by Algernon Charles Swinburne (1837-1909)
Sweet for a little even to fear, and sweet,
O love, to lay down fear at love’s fair feet;
Shall not some fiery memory of his breath
Lie sweet on lips that touch the lips of death?
Yet leave me not; yet, if thou wilt, be free;
Love me no more, but love my love of thee.
Love where thou wilt, and live thy life; and I,
One thing I can, and one love cannot—die.
Pass from me; yet thine arms, thine eyes, thine hair,
Feed my desire and deaden my despair.
Yet once more ere time change us, ere my cheek
Whiten, ere hope be dumb or sorrow speak,
Yet once more ere thou hate me, one full kiss;
Keep other hours for others, save me this.
Yea, and I will not (if it please thee) weep,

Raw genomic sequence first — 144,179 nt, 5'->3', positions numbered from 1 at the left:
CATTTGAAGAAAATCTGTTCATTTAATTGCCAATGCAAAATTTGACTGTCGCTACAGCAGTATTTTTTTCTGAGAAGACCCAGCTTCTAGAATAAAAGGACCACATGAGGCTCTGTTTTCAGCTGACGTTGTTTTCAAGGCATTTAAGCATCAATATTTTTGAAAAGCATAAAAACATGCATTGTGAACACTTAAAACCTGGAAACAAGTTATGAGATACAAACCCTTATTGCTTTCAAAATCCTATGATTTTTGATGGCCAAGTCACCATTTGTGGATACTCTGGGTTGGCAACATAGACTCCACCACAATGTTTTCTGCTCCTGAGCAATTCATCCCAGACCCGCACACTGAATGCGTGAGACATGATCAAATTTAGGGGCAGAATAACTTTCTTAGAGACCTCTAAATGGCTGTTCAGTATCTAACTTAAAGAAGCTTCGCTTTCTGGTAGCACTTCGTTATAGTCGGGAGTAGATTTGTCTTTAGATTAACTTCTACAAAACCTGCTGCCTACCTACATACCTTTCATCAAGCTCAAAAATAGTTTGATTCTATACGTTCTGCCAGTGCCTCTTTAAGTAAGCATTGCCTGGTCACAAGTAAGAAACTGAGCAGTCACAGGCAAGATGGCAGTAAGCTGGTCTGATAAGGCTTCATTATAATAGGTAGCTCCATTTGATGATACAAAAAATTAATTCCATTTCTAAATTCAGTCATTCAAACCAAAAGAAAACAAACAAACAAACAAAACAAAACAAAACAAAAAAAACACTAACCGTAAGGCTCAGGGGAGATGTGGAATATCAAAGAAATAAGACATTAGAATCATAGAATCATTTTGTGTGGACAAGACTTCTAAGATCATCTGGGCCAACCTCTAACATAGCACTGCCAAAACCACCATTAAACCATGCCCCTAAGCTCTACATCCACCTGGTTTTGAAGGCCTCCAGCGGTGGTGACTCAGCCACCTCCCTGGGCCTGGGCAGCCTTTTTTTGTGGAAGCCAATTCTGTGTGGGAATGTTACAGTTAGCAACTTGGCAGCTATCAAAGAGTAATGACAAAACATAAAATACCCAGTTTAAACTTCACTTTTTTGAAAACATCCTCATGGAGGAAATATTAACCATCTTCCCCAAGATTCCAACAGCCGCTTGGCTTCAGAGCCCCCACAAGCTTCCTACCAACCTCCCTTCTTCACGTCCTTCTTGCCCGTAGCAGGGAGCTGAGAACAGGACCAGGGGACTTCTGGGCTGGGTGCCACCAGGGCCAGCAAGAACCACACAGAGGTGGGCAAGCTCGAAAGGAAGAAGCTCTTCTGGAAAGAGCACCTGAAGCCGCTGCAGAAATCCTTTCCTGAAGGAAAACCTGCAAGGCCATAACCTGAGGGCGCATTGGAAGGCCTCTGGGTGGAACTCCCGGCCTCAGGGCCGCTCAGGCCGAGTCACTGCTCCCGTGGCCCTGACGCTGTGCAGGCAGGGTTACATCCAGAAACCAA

Lest thou be sad; I will but sigh, and sleep.
Sweet, does death hurt? thou canst not do me wrong:
I shall not lack thee, as I loved thee, long.
Hast thou not given me above all that live
Joy, and a little sorrow shalt not give?
What even though fairer fingers of strange girls
Pass nestling through thy beautiful boy’s curls
As mine did, or those curled lithe lips of thine
Meet theirs as these, all theirs come after mine;
And though I were not, though I be not, best,
I have loved and love thee more than all the rest.
O love, O lover, loose or hold me fast,
I had thee first, whoever have thee last;
Fairer or not, what need I know, what care?
To thy fair bud my blossom once seemed fair.
Why am I fair at all before thee, why
At all desired? seeing thou art fair, not I.
I shall be glad of thee, O fairest head,
Alive, alone, without thee, with thee, dead;
I shall remember while the light lives yet,
And in the night-time I shall not forget.
Though (as thou wilt) thou leave me ere life leave,
I will not, for thy love I will not, grieve;
Not as they use who love not more than I,
Who love not as I love thee though I die;
And though thy lips, once mine, be oftener prest
To many another brow and balmier breast,
And sweeter arms, or sweeter to thy mind,
Lull thee or lure, more fond thou wilt not find.